Lesson time 17:46 min
Writers should understand the power that cover art and titles can have on perception and sales. Judy shares lessons from the trenches, as well as her view on the importance of keeping a clear sense of your own identity within an ever-changing market.
Topics include: Search for the Title • Let Covers Evolve • Understand the Influence of Covers • Ignore Categories • Don’t Write to Trends • Know How to Market Yourself
My experience is that after you go through this wonderful experience, yes, we accept your book and we're working with you and you've done all the revisions and the copy editor is through with your book, before that, your publisher editor is going to want a title because they present to you a book at sales conference and sales conferences way before your book hits the marketplace. I have been caught in the position several times of not having a title. I once had Dick Jackson call me and say, Judy, I'm presenting this book at sales conference tomorrow and I need a title now. That turned out to be Starring Sally J. Freedman as Herself. I don't know. I have trouble sometimes with titles. Are You There, God? It's Me, Margaret-- first line of the book. Then Again, Maybe I Won't-- last line of the book. Would I give something such a long title as, Are You There, God? It's Me, Margaret. No, I wouldn't. We all just call her Margaret, but there it is. I didn't have a title for Summer Sisters. I had a long list of musicals-- I wanted a musical title. I wanted a song title from the era that these girls were growing up. And I had oh so many titles. And Carole Baron, my wonderful editor, said to me, Judy, you're missing the best one. It's so obvious, Summer Sisters. And I said, but Carole, it is so obvious-- Summer Sisters. And she said, that's what this book should be called. And, of course, once she said that, I went with it. I once had lunch with my beloved agent, Claire Smith, many years ago and I had no title for a book that became, Just As Long As We're Together. And the way it became that was, I had no title and we were singing songs at this lengthy lunch. We were the last people in the restaurant. And we said, we have to find the title. We were singing camp songs to each other. And that's a line from a song. What's the song? Just as long as we're together. (SINGING) We won't have a barrel of money. Da-da-da-da-da-da, along, singing a song. Oh, no, that was side by side. And maybe just as long as we're together is in there in another verse. I take it all back, stop. So anyway, we were singing songs and we came up with one song that had a line in it, just as long as we're together. Something about the weather. We'll be fine. And it that was good, just as long as we're together. Write down everything that you can think of. That's me, the scribbler. I would just take a page and write 25 possible titles on it. Once, I actually did that and sent it to my editor and it became Tales of a Fourth Grade Nothing, which was one of the 25 titles that I had on there because I couldn't come up with a title. In the Unlikely Event is interesting because, of course, I didn't have a title. And again, I wanted a musical title. There's a lot of music mentioned in the book, popular tunes in the '50...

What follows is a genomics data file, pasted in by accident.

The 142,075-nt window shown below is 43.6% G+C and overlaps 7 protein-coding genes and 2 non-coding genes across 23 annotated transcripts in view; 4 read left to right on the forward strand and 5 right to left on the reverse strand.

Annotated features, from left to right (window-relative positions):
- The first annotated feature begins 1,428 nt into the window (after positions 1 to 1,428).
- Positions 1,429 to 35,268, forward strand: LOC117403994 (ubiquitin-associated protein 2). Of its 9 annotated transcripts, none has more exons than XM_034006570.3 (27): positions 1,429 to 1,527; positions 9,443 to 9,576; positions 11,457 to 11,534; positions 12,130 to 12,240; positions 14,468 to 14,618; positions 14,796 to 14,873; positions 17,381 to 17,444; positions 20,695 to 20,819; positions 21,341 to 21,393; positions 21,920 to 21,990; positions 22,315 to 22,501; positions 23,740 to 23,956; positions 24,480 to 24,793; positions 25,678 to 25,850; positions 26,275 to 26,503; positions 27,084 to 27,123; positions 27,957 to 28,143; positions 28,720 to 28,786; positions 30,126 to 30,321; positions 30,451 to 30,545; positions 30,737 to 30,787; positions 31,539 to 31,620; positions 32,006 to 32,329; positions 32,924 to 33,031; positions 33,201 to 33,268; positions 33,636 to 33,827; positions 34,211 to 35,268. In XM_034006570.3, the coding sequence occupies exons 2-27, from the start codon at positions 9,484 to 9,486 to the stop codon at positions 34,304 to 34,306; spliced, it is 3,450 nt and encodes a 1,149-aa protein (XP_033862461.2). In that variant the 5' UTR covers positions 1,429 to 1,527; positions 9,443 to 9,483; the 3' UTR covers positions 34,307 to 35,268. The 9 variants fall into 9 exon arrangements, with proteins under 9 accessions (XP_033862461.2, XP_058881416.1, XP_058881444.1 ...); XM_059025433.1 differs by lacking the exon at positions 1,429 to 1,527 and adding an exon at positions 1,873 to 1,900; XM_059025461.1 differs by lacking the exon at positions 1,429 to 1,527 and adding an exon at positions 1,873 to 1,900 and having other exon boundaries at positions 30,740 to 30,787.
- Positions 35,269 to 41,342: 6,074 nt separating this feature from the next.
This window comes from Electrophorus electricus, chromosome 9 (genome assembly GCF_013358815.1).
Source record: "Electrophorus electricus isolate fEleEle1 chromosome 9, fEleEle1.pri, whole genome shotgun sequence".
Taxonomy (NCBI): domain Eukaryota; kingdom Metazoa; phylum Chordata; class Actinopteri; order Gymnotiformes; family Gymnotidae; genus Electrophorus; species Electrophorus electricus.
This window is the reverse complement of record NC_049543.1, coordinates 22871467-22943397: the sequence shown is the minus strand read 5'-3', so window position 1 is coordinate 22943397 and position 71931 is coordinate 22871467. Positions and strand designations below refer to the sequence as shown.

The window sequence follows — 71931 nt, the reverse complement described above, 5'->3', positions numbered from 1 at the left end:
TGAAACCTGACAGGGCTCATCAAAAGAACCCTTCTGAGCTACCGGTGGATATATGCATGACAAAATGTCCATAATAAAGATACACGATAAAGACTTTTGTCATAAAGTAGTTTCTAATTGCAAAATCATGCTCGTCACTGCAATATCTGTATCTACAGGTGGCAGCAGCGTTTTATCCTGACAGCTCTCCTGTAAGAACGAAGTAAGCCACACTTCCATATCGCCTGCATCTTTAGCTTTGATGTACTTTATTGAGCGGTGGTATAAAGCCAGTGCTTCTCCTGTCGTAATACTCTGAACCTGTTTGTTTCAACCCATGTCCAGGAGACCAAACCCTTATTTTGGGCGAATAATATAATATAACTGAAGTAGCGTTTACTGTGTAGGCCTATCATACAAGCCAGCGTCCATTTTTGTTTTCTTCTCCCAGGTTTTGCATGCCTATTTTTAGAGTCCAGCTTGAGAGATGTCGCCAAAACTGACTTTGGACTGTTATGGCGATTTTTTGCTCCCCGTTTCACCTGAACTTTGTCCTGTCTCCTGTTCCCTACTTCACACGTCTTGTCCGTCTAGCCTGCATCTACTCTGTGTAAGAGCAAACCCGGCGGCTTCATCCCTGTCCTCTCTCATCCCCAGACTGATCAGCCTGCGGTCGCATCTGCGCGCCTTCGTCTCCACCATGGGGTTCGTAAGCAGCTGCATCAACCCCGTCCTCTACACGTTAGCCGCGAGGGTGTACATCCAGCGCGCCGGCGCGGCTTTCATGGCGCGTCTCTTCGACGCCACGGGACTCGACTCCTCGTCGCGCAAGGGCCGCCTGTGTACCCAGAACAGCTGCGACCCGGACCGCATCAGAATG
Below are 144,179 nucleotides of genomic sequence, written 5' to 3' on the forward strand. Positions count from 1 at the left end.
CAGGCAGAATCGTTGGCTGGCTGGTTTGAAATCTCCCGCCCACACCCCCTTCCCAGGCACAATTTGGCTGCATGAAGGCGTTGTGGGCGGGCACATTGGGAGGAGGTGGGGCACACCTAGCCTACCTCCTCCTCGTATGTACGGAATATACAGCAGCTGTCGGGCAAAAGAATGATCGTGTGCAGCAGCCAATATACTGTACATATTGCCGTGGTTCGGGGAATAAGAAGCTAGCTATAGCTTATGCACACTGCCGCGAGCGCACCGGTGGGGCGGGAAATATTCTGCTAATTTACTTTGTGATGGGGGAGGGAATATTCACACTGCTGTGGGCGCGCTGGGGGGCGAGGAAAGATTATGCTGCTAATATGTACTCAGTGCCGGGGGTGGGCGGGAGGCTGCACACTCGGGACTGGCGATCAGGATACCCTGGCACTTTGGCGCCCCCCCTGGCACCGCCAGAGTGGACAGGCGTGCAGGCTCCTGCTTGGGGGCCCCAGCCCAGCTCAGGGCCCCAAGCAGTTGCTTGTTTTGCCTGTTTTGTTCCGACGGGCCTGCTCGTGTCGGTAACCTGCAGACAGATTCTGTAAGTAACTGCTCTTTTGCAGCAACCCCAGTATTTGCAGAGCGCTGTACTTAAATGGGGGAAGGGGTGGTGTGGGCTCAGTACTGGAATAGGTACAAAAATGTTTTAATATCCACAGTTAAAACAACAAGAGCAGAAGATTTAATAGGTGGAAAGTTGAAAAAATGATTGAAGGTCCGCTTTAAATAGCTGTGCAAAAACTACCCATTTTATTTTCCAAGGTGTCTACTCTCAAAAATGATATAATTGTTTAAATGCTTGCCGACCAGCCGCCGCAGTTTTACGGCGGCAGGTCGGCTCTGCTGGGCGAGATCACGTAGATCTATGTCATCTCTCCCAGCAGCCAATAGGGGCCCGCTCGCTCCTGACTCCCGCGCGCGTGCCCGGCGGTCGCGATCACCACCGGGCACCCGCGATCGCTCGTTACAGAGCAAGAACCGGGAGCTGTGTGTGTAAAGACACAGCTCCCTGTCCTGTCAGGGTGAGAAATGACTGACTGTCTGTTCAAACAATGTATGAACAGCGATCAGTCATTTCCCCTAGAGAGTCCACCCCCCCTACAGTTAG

Judy Blume broke the rules. Her refreshingly honest children’s books were banned by hundreds of libraries and loved by generations of readers, who bought 85 million copies of classics like Are You There God? It’s Me, Margaret and Superfudge. In her first online writing class, the award-winning author teaches you how to invent vivid characters, write realistic dialogue, and turn your experiences into stories people will treasure.
This has inspired me more than anything ever has. Judy Blume is the kindest and loving teacher I have ever had. Everyone should watch this, writer or not.
I appreciate Judy Blume. Her devotion to her work, and her audacity to believe in it even if others don't is nothing short of inspiring.
This class gave me a lot of insight on where I should search for ideas for writing as well as how to write the best dialogue and how to make my characters come to life more.
I learned about writing from a new perspective. Judy taught me that stories can come from even the simplest of things. She has paid her dues over the years, and has made an impact on the world through her work. Thank you very much, Judy Blume. May your days be long and all your wishes fulfilled. Andrew